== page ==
Morning watering is ideal so that leaves have a chance to dry off before nightfall – this prevents some types of disease.

Watering should be deep, soaking the roots, and infrequent.

Water delivered at a slow pace can soak into the soil instead of running across the surface. Soaker hoses and drip systems are good tools for delivering water at a slow pace. Water should be on for as long as it takes to completely soak the root zone to 6-12” deep. This could take up to an hour depending on how dry and dense the soil is when watering starts.


Watering Frequency

When rains stop, start monitoring water needs.

For new plantings: water freshly planted roses after planting, whether it’s raining or not. During the rainy season, additional watering is usually not necessary. When temperatures start to rise, and rains slow down, start watering regularly, about once each week. If temperatures are in the 80’s, water twice each week.

For established plantings: when temperatures reach into the 80’s, water once every 10-14 days.


The happiest roses are fertilized. Feed from the first growth in spring until September 1. Organic fertilizers are great for a holistic approach and synthetic fertilizers can be added to give roses some extra oomph. Be sure to follow the directions on the package of any fertilizer you choose.

Please be aware that fertilizers which incorporate systemic insecticides may be a hazard to the health of bees and other pollinators.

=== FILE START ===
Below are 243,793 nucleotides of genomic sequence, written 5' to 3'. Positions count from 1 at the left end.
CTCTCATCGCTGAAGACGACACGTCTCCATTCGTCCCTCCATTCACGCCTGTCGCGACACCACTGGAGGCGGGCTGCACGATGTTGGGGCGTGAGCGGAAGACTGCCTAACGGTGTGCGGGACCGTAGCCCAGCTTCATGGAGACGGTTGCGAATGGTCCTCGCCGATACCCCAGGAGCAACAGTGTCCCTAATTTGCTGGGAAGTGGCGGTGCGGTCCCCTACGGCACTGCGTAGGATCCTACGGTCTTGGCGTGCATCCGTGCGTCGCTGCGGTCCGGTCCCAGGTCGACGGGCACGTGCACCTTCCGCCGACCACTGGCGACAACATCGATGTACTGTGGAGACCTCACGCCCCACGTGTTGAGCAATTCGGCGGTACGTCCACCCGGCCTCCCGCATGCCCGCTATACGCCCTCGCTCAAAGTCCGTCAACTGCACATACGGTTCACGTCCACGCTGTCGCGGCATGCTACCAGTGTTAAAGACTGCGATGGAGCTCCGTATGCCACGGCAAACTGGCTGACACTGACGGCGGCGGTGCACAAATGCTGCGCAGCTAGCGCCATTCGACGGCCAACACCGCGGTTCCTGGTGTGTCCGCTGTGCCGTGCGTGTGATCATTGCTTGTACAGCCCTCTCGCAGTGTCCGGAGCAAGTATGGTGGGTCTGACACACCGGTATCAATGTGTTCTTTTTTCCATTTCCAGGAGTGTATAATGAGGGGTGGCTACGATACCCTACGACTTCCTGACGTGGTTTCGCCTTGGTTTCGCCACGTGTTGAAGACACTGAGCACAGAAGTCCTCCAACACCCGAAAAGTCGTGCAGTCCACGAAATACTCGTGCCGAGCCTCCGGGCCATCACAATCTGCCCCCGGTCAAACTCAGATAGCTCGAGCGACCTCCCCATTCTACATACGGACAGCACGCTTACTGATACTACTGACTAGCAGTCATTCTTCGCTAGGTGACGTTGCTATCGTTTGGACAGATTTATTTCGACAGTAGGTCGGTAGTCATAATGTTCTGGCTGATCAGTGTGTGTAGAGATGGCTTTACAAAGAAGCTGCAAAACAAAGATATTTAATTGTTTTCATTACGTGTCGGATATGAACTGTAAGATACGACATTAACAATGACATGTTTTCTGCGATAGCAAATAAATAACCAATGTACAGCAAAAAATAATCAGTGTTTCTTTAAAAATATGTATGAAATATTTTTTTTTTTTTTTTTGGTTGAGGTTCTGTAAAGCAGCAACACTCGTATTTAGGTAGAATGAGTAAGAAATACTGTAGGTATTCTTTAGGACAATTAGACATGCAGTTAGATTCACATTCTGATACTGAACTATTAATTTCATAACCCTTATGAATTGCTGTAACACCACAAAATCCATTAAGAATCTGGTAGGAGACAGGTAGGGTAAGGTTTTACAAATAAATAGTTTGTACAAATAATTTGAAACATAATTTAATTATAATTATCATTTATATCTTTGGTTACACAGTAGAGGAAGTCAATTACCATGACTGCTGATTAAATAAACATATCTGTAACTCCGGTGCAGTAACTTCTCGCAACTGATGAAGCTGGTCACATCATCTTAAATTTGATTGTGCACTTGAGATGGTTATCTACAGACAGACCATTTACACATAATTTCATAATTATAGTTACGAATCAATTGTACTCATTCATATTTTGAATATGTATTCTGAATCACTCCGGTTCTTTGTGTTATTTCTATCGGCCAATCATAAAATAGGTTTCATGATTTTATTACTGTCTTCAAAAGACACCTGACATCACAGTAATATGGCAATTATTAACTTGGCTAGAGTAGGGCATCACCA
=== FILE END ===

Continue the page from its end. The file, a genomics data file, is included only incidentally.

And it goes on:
Major rose pruning happens around President’s Day in late February.

For all roses – remove dead branches, 1-3 of the oldest canes on established roses all the way to the ground, branches that grow toward the interior of the plant rather than toward the outside, spindly growth and rose hips.

For climbers – follow the above directions. Tie and train any wayward canes to a support system and do not prune low to the ground.

For shrubby types Hybrid Tea, Floribunda, etc. follow the above directions, then prune remaining branches to 12-18”.

See our Rose Pruning page for more information.

Summer Rose Tips

Want your roses to be better than ever? Here are some helpful tips to keep the flowers coming all season.

  • Deadhead your roses. Plants that are allowed to set seeds are less likely to continue blooming, so remove spent flowers. Make cuts just above the first set of five leaves that faces out, away from the center of the plant.
  • Prune out branches that grow toward the center of the plant to allow for good air flow.
  • Fertilize after the first flush of flowers if finished, and follow the directions on your fertilizer of choice.
  • Monitor for diseases. Black spot, rust and powdery mildew proliferate in temperate humid weather, so be on the lookout for these rose nemeses! Pick off leaves at the first sign of infiltration!
  • Spray for diseases if needed. Serenade is an OMRI listed fungicide with a bacteria as the active ingredient that is listed for treatment of black spot, powdery mildew and rust. It will not remove what is present, but it can prevent further damage.
  • Aphids will arrive soon if they haven’t already. Ladybugs are a great insecticide, as are little birds, and often a strong stream of water is enough to knock aphids to the ground. If you choose to spray, insecticidal soap should be sufficient.
  • Mulch the ground under roses. Mulch covers existing spores to prevent them from splashing onto lower leaves, helps to prevent weeds and keeps soil wetter in summer and drier in winter.
  • Water roses in the morning, and try to keep leaves dry. Soaker hoses are your allies in the quest to keep roses looking lush.


All you need to know about caring for roses in the Pacific Northwest.